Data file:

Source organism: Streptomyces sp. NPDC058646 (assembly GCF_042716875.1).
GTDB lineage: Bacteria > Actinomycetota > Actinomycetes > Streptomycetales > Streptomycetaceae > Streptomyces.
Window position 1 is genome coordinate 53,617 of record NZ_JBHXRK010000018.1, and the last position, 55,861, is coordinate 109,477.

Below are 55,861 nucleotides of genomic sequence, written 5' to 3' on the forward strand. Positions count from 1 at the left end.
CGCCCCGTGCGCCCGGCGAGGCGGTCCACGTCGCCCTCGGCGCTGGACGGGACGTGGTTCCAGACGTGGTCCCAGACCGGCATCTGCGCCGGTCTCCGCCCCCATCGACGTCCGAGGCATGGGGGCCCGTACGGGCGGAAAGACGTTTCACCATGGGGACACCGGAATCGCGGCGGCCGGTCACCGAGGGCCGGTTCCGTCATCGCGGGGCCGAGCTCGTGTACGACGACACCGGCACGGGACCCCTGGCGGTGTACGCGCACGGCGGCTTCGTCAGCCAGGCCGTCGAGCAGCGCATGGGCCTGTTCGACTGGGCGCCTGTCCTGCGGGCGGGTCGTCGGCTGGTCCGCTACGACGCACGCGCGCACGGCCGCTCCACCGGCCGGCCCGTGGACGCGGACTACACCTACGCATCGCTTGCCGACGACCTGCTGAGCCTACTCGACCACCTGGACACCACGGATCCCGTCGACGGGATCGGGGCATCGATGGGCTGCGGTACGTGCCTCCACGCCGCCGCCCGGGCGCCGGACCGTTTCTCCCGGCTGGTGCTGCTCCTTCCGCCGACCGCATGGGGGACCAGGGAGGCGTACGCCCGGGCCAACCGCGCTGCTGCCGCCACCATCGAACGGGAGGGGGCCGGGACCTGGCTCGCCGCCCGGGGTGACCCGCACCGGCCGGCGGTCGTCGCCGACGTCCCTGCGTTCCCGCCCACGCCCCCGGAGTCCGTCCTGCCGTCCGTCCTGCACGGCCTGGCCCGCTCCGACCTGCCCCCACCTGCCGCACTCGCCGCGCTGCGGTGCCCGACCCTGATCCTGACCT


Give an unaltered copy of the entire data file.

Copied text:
Source organism: Streptomyces sp. NPDC058646 (assembly GCF_042716875.1).
GTDB lineage: Bacteria > Actinomycetota > Actinomycetes > Streptomycetales > Streptomycetaceae > Streptomyces.
Window position 1 is genome coordinate 53,617 of record NZ_JBHXRK010000018.1, and the last position, 55,861, is coordinate 109,477.

Below are 55,861 nucleotides of genomic sequence, written 5' to 3' on the forward strand. Positions count from 1 at the left end.
CGCCCCGTGCGCCCGGCGAGGCGGTCCACGTCGCCCTCGGCGCTGGACGGGACGTGGTTCCAGACGTGGTCCCAGACCGGCATCTGCGCCGGTCTCCGCCCCCATCGACGTCCGAGGCATGGGGGCCCGTACGGGCGGAAAGACGTTTCACCATGGGGACACCGGAATCGCGGCGGCCGGTCACCGAGGGCCGGTTCCGTCATCGCGGGGCCGAGCTCGTGTACGACGACACCGGCACGGGACCCCTGGCGGTGTACGCGCACGGCGGCTTCGTCAGCCAGGCCGTCGAGCAGCGCATGGGCCTGTTCGACTGGGCGCCTGTCCTGCGGGCGGGTCGTCGGCTGGTCCGCTACGACGCACGCGCGCACGGCCGCTCCACCGGCCGGCCCGTGGACGCGGACTACACCTACGCATCGCTTGCCGACGACCTGCTGAGCCTACTCGACCACCTGGACACCACGGATCCCGTCGACGGGATCGGGGCATCGATGGGCTGCGGTACGTGCCTCCACGCCGCCGCCCGGGCGCCGGACCGTTTCTCCCGGCTGGTGCTGCTCCTTCCGCCGACCGCATGGGGGACCAGGGAGGCGTACGCCCGGGCCAACCGCGCTGCTGCCGCCACCATCGAACGGGAGGGGGCCGGGACCTGGCTCGCCGCCCGGGGTGACCCGCACCGGCCGGCGGTCGTCGCCGACGTCCCTGCGTTCCCGCCCACGCCCCCGGAGTCCGTCCTGCCGTCCGTCCTGCACGGCCTGGCCCGCTCCGACCTGCCCCCACCTGCCGCACTCGCCGCGCTGCGGTGCCCGACCCTGATCCTGACCT